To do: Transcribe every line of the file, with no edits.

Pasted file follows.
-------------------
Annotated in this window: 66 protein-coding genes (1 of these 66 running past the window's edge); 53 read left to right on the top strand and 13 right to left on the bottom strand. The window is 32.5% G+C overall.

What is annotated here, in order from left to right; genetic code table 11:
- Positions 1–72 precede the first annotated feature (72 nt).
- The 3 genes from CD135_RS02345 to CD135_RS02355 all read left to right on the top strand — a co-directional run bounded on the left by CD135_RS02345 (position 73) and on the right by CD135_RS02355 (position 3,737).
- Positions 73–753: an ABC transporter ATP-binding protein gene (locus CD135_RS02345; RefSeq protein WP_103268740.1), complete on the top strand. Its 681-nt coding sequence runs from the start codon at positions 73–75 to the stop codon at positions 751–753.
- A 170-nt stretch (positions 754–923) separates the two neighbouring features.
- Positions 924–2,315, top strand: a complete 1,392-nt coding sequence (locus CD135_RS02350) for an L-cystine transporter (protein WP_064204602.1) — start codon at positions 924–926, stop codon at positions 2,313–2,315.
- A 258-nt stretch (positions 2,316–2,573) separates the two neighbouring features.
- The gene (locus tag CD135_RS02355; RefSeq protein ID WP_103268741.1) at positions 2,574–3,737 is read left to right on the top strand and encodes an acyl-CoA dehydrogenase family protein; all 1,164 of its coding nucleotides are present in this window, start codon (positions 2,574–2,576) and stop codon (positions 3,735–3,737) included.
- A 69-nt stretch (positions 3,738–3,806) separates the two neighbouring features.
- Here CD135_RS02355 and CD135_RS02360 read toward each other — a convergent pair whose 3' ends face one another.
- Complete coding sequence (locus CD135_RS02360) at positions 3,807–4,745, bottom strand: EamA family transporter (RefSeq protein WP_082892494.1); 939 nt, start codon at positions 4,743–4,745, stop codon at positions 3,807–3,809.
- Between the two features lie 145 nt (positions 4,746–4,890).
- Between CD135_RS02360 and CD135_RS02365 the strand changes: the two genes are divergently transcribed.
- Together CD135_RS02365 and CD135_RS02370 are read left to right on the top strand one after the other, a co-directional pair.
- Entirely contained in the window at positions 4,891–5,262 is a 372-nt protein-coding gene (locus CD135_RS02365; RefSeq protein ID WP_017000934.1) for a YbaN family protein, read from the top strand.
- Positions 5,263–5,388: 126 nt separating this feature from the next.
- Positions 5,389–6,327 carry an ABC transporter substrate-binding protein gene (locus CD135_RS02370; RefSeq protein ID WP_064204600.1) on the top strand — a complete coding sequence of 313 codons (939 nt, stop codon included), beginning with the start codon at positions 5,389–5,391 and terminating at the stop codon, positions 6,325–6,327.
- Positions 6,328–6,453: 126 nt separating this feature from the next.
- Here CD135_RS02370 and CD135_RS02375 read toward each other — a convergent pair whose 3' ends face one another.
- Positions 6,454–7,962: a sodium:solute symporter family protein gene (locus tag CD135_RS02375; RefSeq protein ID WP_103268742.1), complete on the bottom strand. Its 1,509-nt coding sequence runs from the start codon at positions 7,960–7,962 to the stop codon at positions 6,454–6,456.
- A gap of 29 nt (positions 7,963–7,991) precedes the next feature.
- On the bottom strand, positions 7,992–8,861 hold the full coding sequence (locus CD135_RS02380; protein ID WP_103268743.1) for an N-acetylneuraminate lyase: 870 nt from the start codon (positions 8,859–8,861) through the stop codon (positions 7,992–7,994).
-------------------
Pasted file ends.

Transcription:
Annotated in this window: 66 protein-coding genes (1 of these 66 running past the window's edge); 53 read left to right on the top strand and 13 right to left on the bottom strand. The window is 32.5% G+C overall.

What is annotated here, in order from left to right; genetic code table 11:
- Positions 1–72 precede the first annotated feature (72 nt).
- The 3 genes from CD135_RS02345 to CD135_RS02355 all read left to right on the top strand — a co-directional run bounded on the left by CD135_RS02345 (position 73) and on the right by CD135_RS02355 (position 3,737).
- Positions 73–753: an ABC transporter ATP-binding protein gene (locus CD135_RS02345; RefSeq protein WP_103268740.1), complete on the top strand. Its 681-nt coding sequence runs from the start codon at positions 73–75 to the stop codon at positions 751–753.
- A 170-nt stretch (positions 754–923) separates the two neighbouring features.
- Positions 924–2,315, top strand: a complete 1,392-nt coding sequence (locus CD135_RS02350) for an L-cystine transporter (protein WP_064204602.1) — start codon at positions 924–926, stop codon at positions 2,313–2,315.
- A 258-nt stretch (positions 2,316–2,573) separates the two neighbouring features.
- The gene (locus tag CD135_RS02355; RefSeq protein ID WP_103268741.1) at positions 2,574–3,737 is read left to right on the top strand and encodes an acyl-CoA dehydrogenase family protein; all 1,164 of its coding nucleotides are present in this window, start codon (positions 2,574–2,576) and stop codon (positions 3,735–3,737) included.
- A 69-nt stretch (positions 3,738–3,806) separates the two neighbouring features.
- Here CD135_RS02355 and CD135_RS02360 read toward each other — a convergent pair whose 3' ends face one another.
- Complete coding sequence (locus CD135_RS02360) at positions 3,807–4,745, bottom strand: EamA family transporter (RefSeq protein WP_082892494.1); 939 nt, start codon at positions 4,743–4,745, stop codon at positions 3,807–3,809.
- Between the two features lie 145 nt (positions 4,746–4,890).
- Between CD135_RS02360 and CD135_RS02365 the strand changes: the two genes are divergently transcribed.
- Together CD135_RS02365 and CD135_RS02370 are read left to right on the top strand one after the other, a co-directional pair.
- Entirely contained in the window at positions 4,891–5,262 is a 372-nt protein-coding gene (locus CD135_RS02365; RefSeq protein ID WP_017000934.1) for a YbaN family protein, read from the top strand.
- Positions 5,263–5,388: 126 nt separating this feature from the next.
- Positions 5,389–6,327 carry an ABC transporter substrate-binding protein gene (locus CD135_RS02370; RefSeq protein ID WP_064204600.1) on the top strand — a complete coding sequence of 313 codons (939 nt, stop codon included), beginning with the start codon at positions 5,389–5,391 and terminating at the stop codon, positions 6,325–6,327.
- Positions 6,328–6,453: 126 nt separating this feature from the next.
- Here CD135_RS02370 and CD135_RS02375 read toward each other — a convergent pair whose 3' ends face one another.
- Positions 6,454–7,962: a sodium:solute symporter family protein gene (locus tag CD135_RS02375; RefSeq protein ID WP_103268742.1), complete on the bottom strand. Its 1,509-nt coding sequence runs from the start codon at positions 7,960–7,962 to the stop codon at positions 6,454–6,456.
- A gap of 29 nt (positions 7,963–7,991) precedes the next feature.
- On the bottom strand, positions 7,992–8,861 hold the full coding sequence (locus CD135_RS02380; protein ID WP_103268743.1) for an N-acetylneuraminate lyase: 870 nt from the start codon (positions 8,859–8,861) through the stop codon (positions 7,992–7,994).